Arpeggiators are always fun, and this one adds a couple of extra twists. Expected options (see photo, above) are all there: up, down, up/down and random directions, over one to four octaves, plus a zig-zag alternative that leapfrogs steps. However, Poly makes all the same shapes but plays the full held chord (and inversions of it) rather than individual component notes. Gate effectively turns the arp into a slicer: an audio effect that rhythmically silences held notes without retriggering their envelopes, and with variable slice 'hardness'. Then, available to all three modes is a further Pattern option, which can impose a sequence of varying note length, rests, and left/centre/right pan per step. This adds hugely to the flexibility, and because the four arpeggiators (one on each layer) can sync to the on-board clock or incoming MIDI clock, elaborate interplays can be set up: even simple forms of drum programming are possible.
Clock, incidentally, distributes to the LFO, multi-effects section and the delay, so sync opportunities are abundant.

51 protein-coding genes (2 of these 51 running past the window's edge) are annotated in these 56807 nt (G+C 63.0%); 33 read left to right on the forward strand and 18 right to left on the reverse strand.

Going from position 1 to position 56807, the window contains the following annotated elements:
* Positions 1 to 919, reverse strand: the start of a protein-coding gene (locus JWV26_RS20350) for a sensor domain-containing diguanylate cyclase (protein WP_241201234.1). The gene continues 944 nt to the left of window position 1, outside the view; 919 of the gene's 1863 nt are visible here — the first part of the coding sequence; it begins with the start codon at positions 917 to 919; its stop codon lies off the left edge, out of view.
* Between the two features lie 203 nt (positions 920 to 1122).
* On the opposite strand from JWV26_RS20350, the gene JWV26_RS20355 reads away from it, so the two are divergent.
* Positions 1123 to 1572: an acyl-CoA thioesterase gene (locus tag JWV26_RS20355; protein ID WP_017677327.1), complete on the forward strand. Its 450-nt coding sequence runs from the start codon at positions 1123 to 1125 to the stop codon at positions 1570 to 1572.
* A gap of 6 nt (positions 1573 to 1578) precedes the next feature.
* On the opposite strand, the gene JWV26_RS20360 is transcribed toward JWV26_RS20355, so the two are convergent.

Effects processing is an undoubted highlight of the Wave 2. Each layer has a multi-effect switchable between Tremolo, Autopan, Ring Mod, Phaser, Chorus, Ensemble and Vibe (a chorus/vibrato combo) feeding an EQ that's switchable between two-band Bass/Treble and a single sweepable mid, alongside a Drive/distortion. Then it's on to a Delay with switchable digital/analogue character and ping-pong, and the possibility to insert both a chorus, vibe or ensemble effect and LP/BP/HP filters into the feedback path. Finally, there's a Reverb, with five algorithms ranging from Booth to Cathedral, with optional Bright/Dark EQ/damping and 'chorale' modulation.